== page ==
Expansion
Grants.gov will continue to expand as more agencies and grant seekers utilize the system. Ms. Spitzgo reports that her current big emphasis for the site is getting it “ramped up,” meaning getting all federal agencies on board – and moving Grants.gov closer to its potential to be a one-stop site for federal grant seeking. To this end, OMB, which still issues mandates to agencies to expand Grants.gov’s capabilities, has directed all agencies to post a minimum of 25 percent of their grant application packages on Grants.gov, so that grant seekers can both download application packages from the site and submit their proposals and other required materials online. OMB has additionally reiterated that the goal should be 100 percent. So far, 20 of the 26 federal agencies and nine small commissions that award grants have been extended the offer to use Grants.gov. Nine small commissions have posted applications. By the time this article goes to print, all 26 agencies should have packages posted.
To date, Grants.gov has been primarily concerned with posting information for discretionary grant programs. Recently, however, it has begun to roll out information on formula grant programs, enabling formula recipients to download the datasets they’ll need to request their formula grant dollars. Additionally, by the time you read this, Grants.gov will have created a new applicant system-to-system interface providing an electronic datastream that’s universally compatible, making it easier for users to exchange electronic information regardless of the software they use to support their backend administration.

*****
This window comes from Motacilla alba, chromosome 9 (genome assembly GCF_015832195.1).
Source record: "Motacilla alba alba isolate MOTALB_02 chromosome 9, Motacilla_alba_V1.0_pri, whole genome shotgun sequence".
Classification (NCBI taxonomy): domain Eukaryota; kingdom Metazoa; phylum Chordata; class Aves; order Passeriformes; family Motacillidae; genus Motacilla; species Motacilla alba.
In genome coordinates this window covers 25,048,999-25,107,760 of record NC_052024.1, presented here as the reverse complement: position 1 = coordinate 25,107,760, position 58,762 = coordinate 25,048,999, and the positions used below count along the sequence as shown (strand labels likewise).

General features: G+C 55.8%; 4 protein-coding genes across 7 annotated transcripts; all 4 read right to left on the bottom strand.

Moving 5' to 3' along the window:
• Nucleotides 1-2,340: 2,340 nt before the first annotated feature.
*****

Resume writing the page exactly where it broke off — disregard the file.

Users familiar with fedGrants.gov will notice that Grants.gov shares the same information and search functionality. In fact, the two systems should fully merge under the Grants.gov system by September 2005. At that time, Grants.gov will beginto consider ways to expand the search functionality of virtually the entire federal grants universe.
Addressing complaints
As far as grant seekers are concerned, a somewhat slow registration process seems to be their chief complaint. Indeed, Grants.gov does require significantly more than just a user name and password to fully utilize their system. An institutional registration is required, which includes participation in the Central Contractor Registry (CCR), in order for people to submit grant applications. This process can take up to a week, and requires institutions to gather information about themselves to submit to Grants.gov to register with CCR.
Certainly, this is more complicated than registering for most websites, but Ms. Spitzgo emphasizes that this is a one-time process, explaining: “Once you’ve registered, you can apply for any grant across the federal government. It also gives the organization a high sense of assurance about who’s submitting for them and on their behalf.” She also confirms that, “other than collecting the data, [the registration] is [usually] a two-day process” for CCR. As such, she advises that you gather the requisite information prior to entering it into the form. Information on what’s needed for the CCR can be found at the Grants.gov website. HST
Kara Mitzel is manager of grants development services at the Grants Office, LLC, in Rochester, NY, a national grants consulting firm specializing in homeland security funding.